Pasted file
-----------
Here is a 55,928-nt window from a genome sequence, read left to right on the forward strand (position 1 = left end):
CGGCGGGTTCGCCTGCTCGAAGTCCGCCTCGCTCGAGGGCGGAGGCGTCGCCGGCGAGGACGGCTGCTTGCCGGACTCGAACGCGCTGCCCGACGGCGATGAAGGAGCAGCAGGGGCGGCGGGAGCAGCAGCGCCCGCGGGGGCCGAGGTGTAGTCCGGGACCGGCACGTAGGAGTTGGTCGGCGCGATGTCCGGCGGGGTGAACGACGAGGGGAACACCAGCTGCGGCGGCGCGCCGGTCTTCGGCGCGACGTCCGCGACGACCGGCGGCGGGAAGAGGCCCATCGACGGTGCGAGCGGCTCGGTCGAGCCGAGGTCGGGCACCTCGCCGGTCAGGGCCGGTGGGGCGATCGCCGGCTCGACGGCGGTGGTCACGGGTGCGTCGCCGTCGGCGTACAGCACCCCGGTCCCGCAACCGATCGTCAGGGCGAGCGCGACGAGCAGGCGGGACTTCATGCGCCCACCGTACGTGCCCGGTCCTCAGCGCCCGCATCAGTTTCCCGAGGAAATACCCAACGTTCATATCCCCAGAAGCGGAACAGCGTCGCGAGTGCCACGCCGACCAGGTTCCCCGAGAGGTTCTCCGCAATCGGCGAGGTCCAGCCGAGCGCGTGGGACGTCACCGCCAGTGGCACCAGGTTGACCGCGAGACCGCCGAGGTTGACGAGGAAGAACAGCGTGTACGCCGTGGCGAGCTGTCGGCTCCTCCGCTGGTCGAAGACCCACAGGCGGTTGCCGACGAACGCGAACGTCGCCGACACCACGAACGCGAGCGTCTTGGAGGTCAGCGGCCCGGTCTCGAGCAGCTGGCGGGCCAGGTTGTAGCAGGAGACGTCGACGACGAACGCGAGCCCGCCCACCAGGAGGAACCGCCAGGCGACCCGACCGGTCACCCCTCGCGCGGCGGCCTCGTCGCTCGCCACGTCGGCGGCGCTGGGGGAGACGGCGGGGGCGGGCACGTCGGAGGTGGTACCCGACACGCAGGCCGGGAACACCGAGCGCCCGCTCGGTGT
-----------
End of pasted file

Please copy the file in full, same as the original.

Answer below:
Here is a 55,928-nt window from a genome sequence, read left to right on the forward strand (position 1 = left end):
CGGCGGGTTCGCCTGCTCGAAGTCCGCCTCGCTCGAGGGCGGAGGCGTCGCCGGCGAGGACGGCTGCTTGCCGGACTCGAACGCGCTGCCCGACGGCGATGAAGGAGCAGCAGGGGCGGCGGGAGCAGCAGCGCCCGCGGGGGCCGAGGTGTAGTCCGGGACCGGCACGTAGGAGTTGGTCGGCGCGATGTCCGGCGGGGTGAACGACGAGGGGAACACCAGCTGCGGCGGCGCGCCGGTCTTCGGCGCGACGTCCGCGACGACCGGCGGCGGGAAGAGGCCCATCGACGGTGCGAGCGGCTCGGTCGAGCCGAGGTCGGGCACCTCGCCGGTCAGGGCCGGTGGGGCGATCGCCGGCTCGACGGCGGTGGTCACGGGTGCGTCGCCGTCGGCGTACAGCACCCCGGTCCCGCAACCGATCGTCAGGGCGAGCGCGACGAGCAGGCGGGACTTCATGCGCCCACCGTACGTGCCCGGTCCTCAGCGCCCGCATCAGTTTCCCGAGGAAATACCCAACGTTCATATCCCCAGAAGCGGAACAGCGTCGCGAGTGCCACGCCGACCAGGTTCCCCGAGAGGTTCTCCGCAATCGGCGAGGTCCAGCCGAGCGCGTGGGACGTCACCGCCAGTGGCACCAGGTTGACCGCGAGACCGCCGAGGTTGACGAGGAAGAACAGCGTGTACGCCGTGGCGAGCTGTCGGCTCCTCCGCTGGTCGAAGACCCACAGGCGGTTGCCGACGAACGCGAACGTCGCCGACACCACGAACGCGAGCGTCTTGGAGGTCAGCGGCCCGGTCTCGAGCAGCTGGCGGGCCAGGTTGTAGCAGGAGACGTCGACGACGAACGCGAGCCCGCCCACCAGGAGGAACCGCCAGGCGACCCGACCGGTCACCCCTCGCGCGGCGGCCTCGTCGCTCGCCACGTCGGCGGCGCTGGGGGAGACGGCGGGGGCGGGCACGTCGGAGGTGGTACCCGACACGCAGGCCGGGAACACCGAGCGCCCGCTCGGTGT